The process of onboarding may make or break your newcomers. As cited by The Society for Human Resource Management (SHRM), nearly 17% of new staff leave between the first week and the third month of a new job.
Moreover, another study by INC. also shows that new hires walk away within their first six months at a terrible rate. Here are the details: 16.45% quit in the first week, 17.42% in the first month, 16.77% in the 2nd month, 17.42% in the 3rd month, 10.97% in the 4th month, and 5.48% in the 5th month.
On average, it concludes that one out of every six new employees runs away from companies within the first three months. From the number we’ve seen, onboarding means a lot for the workplace rookie.
Onboarding Your New Hires since Day One Is Vital, Here’s Why
But what is onboarding? It is defined as a Human Resource way to familiarize a new employee with the organization. This process starts once an employer officially hires a new member until the employees look productive to work as a part of the organization.
Well, how long does the onboarding process usually take? 26% of employers said their onboarding process lasted a week. One in four said it should be one day or less. Meanwhile, 21% said the process took one month to complete. Only 11% said they offer to board for three months or more.
According to Harvard Business Review’s report, a poor onboarding process can cause your employees to have less confidence in their new positions, a decrease in engagement levels, and an increased risk of heading off when they see a more exciting new spot.
If you can demonstrate a meaningful onboarding process to new hires, you will see that the company’s retention rate has improved significantly. The data shows that employees are 69% more likely to remain in a company for three years if they have a great onboarding process. So, managers, it will be our responsibility to make sure that their smiles rise on their first day of work.
The Newcomers Want This in Their Onboarding Session
An onboarding meaning is linked to holding orientation gatherings, giving hard-copy materials, and learning videos to new entrants. But still, research shows that such methods fail, “People tend to leave in the first six months.” Why are people leaving so fast? According to the BambooHR report, some problems come from a sense of being neglected, undervalued, and underqualified among new talents.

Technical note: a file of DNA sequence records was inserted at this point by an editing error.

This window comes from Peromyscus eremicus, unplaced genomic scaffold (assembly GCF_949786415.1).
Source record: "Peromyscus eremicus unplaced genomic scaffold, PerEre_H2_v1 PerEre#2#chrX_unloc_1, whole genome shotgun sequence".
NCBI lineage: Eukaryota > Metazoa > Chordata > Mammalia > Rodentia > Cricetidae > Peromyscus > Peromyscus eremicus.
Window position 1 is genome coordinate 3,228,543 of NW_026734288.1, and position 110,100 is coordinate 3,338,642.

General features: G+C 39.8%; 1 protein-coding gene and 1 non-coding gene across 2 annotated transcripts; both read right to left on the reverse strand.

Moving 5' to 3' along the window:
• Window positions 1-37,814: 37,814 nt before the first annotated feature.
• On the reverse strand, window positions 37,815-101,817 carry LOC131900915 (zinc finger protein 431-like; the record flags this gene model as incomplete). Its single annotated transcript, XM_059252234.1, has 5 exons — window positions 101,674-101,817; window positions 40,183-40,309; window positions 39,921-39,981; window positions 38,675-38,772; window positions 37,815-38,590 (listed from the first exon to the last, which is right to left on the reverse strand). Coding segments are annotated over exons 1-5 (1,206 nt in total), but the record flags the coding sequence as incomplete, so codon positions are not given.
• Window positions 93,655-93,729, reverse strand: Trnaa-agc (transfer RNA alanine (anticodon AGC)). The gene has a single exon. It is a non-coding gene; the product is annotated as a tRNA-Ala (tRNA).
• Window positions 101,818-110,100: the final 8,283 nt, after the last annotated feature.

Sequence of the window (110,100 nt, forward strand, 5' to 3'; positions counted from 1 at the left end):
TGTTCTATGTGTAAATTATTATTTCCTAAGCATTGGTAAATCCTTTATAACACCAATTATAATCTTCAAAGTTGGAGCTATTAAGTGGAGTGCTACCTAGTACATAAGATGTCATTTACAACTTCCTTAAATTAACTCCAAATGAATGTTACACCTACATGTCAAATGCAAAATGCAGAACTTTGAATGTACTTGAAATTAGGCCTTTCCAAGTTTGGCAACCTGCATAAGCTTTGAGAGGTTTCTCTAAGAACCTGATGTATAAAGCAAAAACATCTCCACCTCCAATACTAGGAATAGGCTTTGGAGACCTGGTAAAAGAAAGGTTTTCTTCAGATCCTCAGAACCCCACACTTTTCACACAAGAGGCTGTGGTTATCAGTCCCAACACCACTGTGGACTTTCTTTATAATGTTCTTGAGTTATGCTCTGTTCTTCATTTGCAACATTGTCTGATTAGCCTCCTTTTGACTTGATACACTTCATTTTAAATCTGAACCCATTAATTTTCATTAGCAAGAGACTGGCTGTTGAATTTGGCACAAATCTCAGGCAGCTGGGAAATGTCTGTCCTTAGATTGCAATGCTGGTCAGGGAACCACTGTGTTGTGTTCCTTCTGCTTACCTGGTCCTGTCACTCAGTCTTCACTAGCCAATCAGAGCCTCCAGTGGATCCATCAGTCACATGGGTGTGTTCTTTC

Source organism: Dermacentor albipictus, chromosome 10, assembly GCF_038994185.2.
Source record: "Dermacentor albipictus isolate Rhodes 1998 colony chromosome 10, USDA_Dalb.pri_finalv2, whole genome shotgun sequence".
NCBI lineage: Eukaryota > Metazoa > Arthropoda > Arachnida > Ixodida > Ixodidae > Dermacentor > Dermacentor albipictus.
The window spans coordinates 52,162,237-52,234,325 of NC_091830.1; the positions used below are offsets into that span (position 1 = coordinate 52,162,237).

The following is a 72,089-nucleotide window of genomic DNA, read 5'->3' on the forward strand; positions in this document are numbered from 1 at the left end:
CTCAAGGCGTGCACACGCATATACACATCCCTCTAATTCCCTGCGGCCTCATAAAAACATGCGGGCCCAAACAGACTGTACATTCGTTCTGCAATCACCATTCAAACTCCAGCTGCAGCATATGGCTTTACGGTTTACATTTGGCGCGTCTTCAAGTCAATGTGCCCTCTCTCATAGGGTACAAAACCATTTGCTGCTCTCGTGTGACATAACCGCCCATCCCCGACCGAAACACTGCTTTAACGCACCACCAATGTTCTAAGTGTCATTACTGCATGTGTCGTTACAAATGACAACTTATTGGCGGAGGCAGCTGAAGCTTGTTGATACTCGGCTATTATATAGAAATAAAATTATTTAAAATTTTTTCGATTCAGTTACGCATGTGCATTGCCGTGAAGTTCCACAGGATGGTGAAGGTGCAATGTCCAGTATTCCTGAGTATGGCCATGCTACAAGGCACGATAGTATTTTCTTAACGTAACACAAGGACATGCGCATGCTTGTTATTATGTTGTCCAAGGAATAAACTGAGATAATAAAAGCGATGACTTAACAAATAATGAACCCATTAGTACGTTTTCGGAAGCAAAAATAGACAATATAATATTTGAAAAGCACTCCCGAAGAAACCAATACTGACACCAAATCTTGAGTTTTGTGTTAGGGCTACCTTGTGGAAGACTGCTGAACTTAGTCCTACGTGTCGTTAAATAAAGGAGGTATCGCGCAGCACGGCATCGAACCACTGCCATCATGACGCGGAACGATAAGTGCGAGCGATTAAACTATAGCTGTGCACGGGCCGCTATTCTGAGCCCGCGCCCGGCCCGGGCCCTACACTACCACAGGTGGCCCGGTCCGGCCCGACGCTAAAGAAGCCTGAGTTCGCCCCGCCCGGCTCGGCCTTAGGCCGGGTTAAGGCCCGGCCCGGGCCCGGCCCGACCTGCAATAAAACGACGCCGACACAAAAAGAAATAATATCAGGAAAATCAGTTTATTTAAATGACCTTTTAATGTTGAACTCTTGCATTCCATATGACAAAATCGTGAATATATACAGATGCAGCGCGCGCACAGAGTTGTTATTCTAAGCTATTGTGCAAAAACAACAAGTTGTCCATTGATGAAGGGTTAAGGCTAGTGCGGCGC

Other shocking answers include work that differs from expectations, less training, less fun, and a terrible manager. Deep within their heart, new employees want their managers, not even HR, to take ownership of the onboarding process.
And finally, this is the new hires’ wish list for the first week that they wish managers could provide:
On-the-job training is a cost-effective form of integration that fosters employee trust. You develop their skills and promote career advancement by helping new employees adjust to their jobs faster. You also help improve efficiency, productivity and satisfaction for your new hires.
Review of company policies
Reviewing company policy helps new employees manage responsibility, health, and safety. It also guides them on legal issues, regulatory requirements and any situation that may have serious consequences.
A workplace tour is an activity that helps your new employees reach out to the community and employees in the workplace. It helps them to learn about a business and its industry, observe employees in their work routine and ask critical questions.
An onboarding mentoring program
Helping newcomers understand the culture in your organization is also key. An on-boarding mentorship program can help educate and train new employees on the organization’s goals, aspirations and direction. Without a mentor, new entrants will be slow to adapt.
Contrary to popular belief, new hires care more about a more meaningful and thoughtful onboarding process than something to make a good first impression, such as free food. Therefore, it is critical to understand what employees are looking for in their first week of onboarding.